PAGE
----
It also makes sense to review any indemnification language in the dealer or asset sale agreements to determine if it mirrors the potential range of attorney’s fees and costs contemplated against a holder under the Advisory Opinion.
Holders should continue to rely upon the plain language of the holder rule when defending lawsuits.
An advisory opinion is just that: advisory and not binding on courts or litigants. However, courts will often defer to an agency’s reasonable reading of an ambiguous regulation. This deference, however, is not unlimited. The Supreme Court has reigned in the scope of this deference when it is unwarranted.
This is especially true when an agency opinion has no basis in the legislative history of the statute and “falls outside the range of reasonable interpretations of the Act’s express language.” For decades, courts and litigants have construed the Holder Rule as written to find that it caps liability against a holder. Indeed, the second sentence of the rule makes this clear: “[r]ecovery hereunder by the debtor shall be limited to amounts paid by the debtor hereunder[.]” There is only one reasonable interpretation of this provision; it limits the consumer to a refund of monies paid under the contract in the event that an affirmative money recovery is sought.
It is reasonable for an agency like the FTC to be afforded the authority to interpret its own regulations, but this is not a situation where such interpretation is necessary. The Holder Rule is not ambiguous. Rather, the plain language of the regulation limits the holder’s liability using straightforward language. Because of this, and because the majority of courts have followed the plain language interpretation of the Holder Rule, holders and creditors should continue to argue for a plain language interpretation of the rule when they find themselves facing lawsuits predicated upon the Holder Rule.
Simply stated, the Advisory Opinion contradicts not only the plain meaning of the Holder Rule but also decades of jurisprudence interpreting the scope of liability against a holder. As such, unless and until courts begin to accept this new-found proposition permitting liability against a holder above and beyond the cap contained in the Holder Rule, holders and creditors should continue to rely upon and argue for a plain language interpretation of the rule when it comes to finding liability.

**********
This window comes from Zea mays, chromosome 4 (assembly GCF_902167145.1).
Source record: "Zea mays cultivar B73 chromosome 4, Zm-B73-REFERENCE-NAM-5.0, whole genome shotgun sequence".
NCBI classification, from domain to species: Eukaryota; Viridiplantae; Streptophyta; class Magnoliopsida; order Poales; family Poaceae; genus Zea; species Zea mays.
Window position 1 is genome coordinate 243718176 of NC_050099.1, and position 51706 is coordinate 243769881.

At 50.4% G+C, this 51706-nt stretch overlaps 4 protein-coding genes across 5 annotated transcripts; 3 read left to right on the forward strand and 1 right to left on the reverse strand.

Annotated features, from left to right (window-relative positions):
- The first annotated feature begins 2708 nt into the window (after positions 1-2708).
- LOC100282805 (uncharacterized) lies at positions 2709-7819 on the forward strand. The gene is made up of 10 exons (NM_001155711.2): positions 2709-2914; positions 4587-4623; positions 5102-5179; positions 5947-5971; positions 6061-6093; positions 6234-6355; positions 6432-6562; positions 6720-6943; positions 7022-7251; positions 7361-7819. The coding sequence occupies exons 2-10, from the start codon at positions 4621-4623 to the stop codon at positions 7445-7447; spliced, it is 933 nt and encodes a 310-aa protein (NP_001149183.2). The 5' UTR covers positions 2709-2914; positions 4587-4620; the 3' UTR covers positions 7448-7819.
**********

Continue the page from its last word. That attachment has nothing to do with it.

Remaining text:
See, e.g., Houser v. Diamond Corp., 2005 WL 94452, at *6 (Wash. Ct. App. 2005); Alduridi v. Cmty. Tr. Bank, 1999 WL 969644, at *12 (Tenn. Ct. App. 1999); Riggs v. Anthony Auto Sales, Inc., 32 F. Supp. 2d 411, 417 (W.D. La. 1998); Simpson v. Anthony Auto Sales, Inc., 32 F. Supp. 2d 405, 410-11 (W.D. La. 1998); Patton v. McHone, 1993 WL 82405, at *4-5 (Tenn. App. 1993); Reagans v. MountainHigh Coach Works, Inc., 881 N.E.2d 245, 253-54 (Ohio 2008).
 Contract and Property Law – Fee Shifting Statutes and Landlord-Tenant Law – A call for the Repeal of the English Rule “Loser Pays” System Regarding Contract Disputes and its Effect on Low-Income Arkansas Tenants, Stephanie Mantell, 36 U. Ark. Little Rock L. Rev. 105 (Fall 2016).
 Note, some states have passed laws that permit recovery of attorney’s fees and costs for the prevailing party. ALASKA R. CIV. P. 82(a) (2021) (“Except as otherwise agreed to by the parties, the prevailing party in a civil case shall be awarded attorney’s fees calculated under this rule”); WASH. REV. CODE § 4.84.330 (2021) (if a contract provides for fees to one party, the prevailing party is entitled to fees); KY. REV. STAT. Ann. § 367.220(1) (West 2015) (court may award attorneys’ fees and costs to prevailing party in any action under Kentucky Consumer Protection Act).
 See Heintz v. Jenkins, 514 U.S. 291, 296 (1995); Safeco Ins. Co. v. Burr, 551 U.S. 47, 70 (2007).
 Kisor v. Wilkie, 139 U.S. 240 (2019).
 Heintz, 514 U.S. at 298.
 See Simpson v. Anthony Auto Sales, 32 F. Supp. 2d 405, 409 (W.D. La. 1998) (“the consumer will not be entitled to receive from the creditor an affirmative recovery which exceeds the amounts of money the consumer has paid in.”)